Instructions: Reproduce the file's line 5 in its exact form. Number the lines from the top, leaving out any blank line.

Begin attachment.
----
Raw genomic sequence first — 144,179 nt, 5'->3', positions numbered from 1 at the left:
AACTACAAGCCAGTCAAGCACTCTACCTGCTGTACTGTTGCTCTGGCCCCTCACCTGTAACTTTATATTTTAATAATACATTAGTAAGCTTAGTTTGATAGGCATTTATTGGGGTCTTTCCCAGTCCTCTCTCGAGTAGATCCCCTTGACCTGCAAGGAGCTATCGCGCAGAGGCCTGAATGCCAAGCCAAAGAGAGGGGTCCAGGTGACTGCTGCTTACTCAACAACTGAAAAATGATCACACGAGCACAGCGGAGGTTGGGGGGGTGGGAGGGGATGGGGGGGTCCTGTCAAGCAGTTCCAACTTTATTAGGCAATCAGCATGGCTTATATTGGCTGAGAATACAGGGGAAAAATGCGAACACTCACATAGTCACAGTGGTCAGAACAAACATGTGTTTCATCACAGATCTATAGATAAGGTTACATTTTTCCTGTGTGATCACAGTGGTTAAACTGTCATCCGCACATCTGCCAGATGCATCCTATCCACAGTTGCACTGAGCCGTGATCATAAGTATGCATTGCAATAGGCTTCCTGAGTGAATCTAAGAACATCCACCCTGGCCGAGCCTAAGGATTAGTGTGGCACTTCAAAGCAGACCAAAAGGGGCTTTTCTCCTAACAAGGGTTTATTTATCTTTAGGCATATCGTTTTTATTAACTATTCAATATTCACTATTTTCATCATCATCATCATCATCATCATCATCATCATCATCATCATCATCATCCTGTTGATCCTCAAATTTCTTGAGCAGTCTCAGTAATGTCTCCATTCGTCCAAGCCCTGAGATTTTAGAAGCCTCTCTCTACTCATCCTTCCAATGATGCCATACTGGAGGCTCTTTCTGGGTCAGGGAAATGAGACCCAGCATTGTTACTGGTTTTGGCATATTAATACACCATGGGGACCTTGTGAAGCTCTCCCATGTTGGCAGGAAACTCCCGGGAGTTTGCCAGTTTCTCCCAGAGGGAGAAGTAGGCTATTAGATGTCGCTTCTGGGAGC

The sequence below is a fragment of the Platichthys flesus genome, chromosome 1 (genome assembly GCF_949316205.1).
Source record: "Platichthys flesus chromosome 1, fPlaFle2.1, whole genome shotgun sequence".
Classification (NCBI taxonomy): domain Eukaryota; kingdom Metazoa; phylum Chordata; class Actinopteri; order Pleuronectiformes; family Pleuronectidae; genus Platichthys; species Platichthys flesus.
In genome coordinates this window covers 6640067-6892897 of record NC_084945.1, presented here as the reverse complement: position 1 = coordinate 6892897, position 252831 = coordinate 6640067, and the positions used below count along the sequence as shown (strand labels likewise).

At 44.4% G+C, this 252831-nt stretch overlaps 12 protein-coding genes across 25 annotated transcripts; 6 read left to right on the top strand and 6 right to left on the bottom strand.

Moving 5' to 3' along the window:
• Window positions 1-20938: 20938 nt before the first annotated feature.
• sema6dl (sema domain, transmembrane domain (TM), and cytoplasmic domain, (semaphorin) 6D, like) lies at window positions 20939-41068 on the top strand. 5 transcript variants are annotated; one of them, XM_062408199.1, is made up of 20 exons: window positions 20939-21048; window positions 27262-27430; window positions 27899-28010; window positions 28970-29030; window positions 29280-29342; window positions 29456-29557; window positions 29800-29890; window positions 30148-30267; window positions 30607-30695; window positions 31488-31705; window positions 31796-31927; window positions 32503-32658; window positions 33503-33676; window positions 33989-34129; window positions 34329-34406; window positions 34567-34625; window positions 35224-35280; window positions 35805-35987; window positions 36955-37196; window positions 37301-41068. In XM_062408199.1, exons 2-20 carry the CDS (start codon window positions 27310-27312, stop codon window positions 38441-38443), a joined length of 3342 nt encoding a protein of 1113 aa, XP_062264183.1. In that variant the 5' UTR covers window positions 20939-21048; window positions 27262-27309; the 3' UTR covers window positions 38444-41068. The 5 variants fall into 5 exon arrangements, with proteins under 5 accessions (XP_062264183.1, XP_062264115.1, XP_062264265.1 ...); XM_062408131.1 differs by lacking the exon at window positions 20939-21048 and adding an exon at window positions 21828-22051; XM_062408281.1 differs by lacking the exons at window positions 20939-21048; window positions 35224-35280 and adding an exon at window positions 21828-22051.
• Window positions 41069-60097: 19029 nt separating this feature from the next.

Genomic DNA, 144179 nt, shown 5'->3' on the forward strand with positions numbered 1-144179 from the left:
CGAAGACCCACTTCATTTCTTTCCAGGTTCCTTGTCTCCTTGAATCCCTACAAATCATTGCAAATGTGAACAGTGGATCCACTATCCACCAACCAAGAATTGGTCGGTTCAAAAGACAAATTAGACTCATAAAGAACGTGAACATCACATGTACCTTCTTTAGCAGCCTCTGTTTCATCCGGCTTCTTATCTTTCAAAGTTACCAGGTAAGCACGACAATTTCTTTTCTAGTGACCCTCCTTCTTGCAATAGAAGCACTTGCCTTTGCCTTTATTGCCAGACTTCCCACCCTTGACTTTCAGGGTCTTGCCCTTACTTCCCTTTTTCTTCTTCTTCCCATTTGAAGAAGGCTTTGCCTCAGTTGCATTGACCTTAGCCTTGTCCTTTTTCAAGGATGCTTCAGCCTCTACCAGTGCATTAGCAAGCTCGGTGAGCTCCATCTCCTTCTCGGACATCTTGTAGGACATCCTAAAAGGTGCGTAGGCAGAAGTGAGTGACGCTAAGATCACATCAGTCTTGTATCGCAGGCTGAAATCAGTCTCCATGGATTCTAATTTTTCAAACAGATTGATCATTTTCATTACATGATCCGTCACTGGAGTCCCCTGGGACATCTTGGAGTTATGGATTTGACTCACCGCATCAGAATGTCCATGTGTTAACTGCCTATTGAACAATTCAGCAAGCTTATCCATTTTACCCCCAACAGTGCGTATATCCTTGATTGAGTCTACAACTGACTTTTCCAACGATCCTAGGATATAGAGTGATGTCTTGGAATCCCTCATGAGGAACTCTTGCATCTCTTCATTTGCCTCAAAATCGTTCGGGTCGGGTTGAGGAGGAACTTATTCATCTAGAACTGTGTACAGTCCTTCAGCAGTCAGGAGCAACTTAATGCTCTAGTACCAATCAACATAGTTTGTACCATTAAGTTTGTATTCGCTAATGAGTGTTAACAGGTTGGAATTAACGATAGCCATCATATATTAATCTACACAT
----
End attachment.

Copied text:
Classification (NCBI taxonomy): domain Eukaryota; kingdom Metazoa; phylum Chordata; class Actinopteri; order Pleuronectiformes; family Pleuronectidae; genus Platichthys; species Platichthys flesus.